REVIEW: The Hobbit: The Desolation of Smaug

I’ve been a Tolkien and Hobbit fan since I was 13 years old. And have read the hobbit almost 20 times since. I suffered through the Rakin Bass cartoon which I hated, the sad and weak Lord of the Rings movie Ralph Bakshi attempted. I have mixed feelings about Peter Jackson’s efforts in Lord of the Rings. I am a purist and he takes a lot of liberties. But unlike other attempts I’ve seen, he does seem to respect the material and tries to give it justice as he sees it.

I liked the first Hobbit movie he did. But this is a lot better. It moves a long at a brisk pace despite it being 2 1/2 hours. There is no slapstick and silliness like the last one had, which is a blessing. One of my big problems with Jackson is his love for stupidity and crass humor. This film, however takes a lot of liberties with the book. It’s basically true to the story but a lot of new content is added. While he and his co-writers have gotten better since Lord of the Rings with making their added stuff sound more like Tolkien they reveal why Tolkien was so much better than they as writers. Tolkien gave his characters more meaning and more weight. They added a new character to this movie who I like, Tauriel. She’s fine and I don’t mind her being there. But all these new scenes they added between her and Legolas and the Orcs being on the edge of just about every scene in the story (which wasn’t the case in the book) keeps the pacing going but robs the story of its complexity.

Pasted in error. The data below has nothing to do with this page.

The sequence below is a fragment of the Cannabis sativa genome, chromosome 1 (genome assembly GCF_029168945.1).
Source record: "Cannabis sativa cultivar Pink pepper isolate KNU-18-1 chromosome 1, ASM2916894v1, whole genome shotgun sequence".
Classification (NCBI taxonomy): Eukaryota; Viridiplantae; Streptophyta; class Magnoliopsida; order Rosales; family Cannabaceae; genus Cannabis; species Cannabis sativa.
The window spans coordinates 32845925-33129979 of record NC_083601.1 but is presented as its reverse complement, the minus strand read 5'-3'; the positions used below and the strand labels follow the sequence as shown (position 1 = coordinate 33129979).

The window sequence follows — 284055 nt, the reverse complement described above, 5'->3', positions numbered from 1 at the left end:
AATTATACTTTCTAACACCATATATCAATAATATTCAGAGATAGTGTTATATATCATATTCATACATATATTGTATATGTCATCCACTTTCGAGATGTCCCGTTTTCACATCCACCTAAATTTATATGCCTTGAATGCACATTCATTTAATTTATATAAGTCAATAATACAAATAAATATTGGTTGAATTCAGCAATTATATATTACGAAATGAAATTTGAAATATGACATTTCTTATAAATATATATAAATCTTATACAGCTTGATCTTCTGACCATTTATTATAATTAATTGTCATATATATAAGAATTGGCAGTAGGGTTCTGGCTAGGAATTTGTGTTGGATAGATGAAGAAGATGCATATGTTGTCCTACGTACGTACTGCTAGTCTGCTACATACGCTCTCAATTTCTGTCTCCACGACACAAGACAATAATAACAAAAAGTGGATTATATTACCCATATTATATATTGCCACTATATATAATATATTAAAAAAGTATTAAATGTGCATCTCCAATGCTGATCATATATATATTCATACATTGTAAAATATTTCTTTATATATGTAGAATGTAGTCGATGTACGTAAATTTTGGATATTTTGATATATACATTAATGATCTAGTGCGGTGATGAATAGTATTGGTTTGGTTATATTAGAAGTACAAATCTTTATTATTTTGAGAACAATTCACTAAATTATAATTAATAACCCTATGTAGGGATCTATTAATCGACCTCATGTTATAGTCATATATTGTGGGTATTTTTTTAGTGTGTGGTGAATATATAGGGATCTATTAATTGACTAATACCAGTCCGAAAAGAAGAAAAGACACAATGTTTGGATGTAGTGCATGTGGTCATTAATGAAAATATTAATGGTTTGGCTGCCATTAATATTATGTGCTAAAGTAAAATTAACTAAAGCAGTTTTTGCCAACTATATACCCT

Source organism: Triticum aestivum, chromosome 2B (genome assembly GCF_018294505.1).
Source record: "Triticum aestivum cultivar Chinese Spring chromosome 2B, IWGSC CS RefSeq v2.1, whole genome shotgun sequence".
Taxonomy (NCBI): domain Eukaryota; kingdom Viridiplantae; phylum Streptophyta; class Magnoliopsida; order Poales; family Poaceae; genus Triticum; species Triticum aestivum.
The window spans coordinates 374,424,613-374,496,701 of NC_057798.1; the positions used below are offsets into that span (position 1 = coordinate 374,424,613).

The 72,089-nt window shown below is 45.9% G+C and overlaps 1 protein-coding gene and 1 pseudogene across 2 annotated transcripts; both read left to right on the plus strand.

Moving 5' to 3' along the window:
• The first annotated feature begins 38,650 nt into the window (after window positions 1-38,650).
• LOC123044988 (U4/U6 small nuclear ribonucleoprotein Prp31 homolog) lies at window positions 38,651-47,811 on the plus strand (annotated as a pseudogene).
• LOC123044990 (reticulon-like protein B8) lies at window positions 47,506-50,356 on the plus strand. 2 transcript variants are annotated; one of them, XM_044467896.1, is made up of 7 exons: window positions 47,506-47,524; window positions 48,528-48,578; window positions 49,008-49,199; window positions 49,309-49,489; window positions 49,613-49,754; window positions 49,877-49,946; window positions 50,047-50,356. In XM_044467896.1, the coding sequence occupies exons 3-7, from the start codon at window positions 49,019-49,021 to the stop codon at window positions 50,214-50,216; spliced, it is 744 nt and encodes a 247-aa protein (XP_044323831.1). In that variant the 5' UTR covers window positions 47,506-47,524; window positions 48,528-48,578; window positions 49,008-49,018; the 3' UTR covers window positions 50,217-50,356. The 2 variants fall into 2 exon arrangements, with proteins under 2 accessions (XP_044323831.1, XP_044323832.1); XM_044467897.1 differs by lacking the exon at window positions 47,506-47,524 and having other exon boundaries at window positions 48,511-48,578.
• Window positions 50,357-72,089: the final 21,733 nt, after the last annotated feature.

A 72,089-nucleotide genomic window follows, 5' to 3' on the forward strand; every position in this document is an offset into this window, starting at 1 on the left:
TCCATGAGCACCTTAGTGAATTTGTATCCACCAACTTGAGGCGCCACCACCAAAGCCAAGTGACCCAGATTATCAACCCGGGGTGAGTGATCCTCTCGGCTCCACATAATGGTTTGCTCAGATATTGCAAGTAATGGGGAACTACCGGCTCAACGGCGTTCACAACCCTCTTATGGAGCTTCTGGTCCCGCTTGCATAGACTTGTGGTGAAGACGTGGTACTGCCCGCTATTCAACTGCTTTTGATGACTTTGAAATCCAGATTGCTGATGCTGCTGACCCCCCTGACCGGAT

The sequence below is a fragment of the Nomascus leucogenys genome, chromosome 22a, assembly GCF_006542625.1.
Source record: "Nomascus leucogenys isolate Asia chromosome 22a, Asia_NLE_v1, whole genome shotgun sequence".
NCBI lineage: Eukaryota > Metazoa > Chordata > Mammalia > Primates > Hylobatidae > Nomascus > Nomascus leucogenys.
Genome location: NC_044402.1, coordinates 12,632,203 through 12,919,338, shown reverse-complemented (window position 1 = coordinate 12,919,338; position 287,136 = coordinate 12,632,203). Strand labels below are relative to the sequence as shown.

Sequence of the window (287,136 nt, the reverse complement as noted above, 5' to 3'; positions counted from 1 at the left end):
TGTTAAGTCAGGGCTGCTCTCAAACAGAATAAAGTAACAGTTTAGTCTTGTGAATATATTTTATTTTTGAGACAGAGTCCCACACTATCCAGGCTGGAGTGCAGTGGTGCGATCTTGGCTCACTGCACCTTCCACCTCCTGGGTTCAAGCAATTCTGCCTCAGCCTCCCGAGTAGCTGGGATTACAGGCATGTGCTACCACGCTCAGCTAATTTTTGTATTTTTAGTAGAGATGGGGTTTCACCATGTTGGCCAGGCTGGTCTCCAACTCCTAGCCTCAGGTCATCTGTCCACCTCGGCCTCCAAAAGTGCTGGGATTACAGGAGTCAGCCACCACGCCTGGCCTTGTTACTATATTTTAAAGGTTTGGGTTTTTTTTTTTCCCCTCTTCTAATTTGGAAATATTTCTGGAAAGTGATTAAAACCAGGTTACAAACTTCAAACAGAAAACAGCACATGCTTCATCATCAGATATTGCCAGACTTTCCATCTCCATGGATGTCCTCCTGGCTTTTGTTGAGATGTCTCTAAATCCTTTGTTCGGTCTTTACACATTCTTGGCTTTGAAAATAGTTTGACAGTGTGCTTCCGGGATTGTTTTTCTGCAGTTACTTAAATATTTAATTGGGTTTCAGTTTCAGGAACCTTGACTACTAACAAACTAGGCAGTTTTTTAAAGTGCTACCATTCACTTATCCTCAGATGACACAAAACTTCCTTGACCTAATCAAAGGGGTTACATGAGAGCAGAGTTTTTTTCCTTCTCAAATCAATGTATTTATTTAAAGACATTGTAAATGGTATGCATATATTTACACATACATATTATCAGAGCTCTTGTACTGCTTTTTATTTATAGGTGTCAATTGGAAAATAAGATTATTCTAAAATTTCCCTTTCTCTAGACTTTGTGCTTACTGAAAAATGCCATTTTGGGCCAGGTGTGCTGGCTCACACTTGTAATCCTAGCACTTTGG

What Tolkien did with the Hobbit was show human nature through his inhuman characters. The Elves, Dwarves and Men of his world revealed a lot of failings people have dealing with each other. It comes to a head in the next part but here it just seems like window dressing. Because Jackson ladles on the action to a ridiculous extent. All that action makes the story feel more like a series of set pieces. The book was way more about characters. The Hobbit is almost sidelined as the Dwarves and other characters steal the show. Like in the Lord of the Rings movies, the Hobbits are kind of shunted aside in their own story.

I did enjoy it. It was spectacular. Even more impressive than The Lord of the Rings was in some ways. I just felt it was missing its heart. And Smaug was very well done, but they made his scenes more action oriented than they were in the book. The cat and mouse conversation he had with Bilbo in the book was just a prelude for the Dwarves trying to steal the show again.

Sadly, not a lot of people in the theater when I went today. But if the last one could make a billion dollars in a couple weeks thius one should do better. Its more entertaining.

I just wish they understood that action is not always needed to keep a good story compelling.

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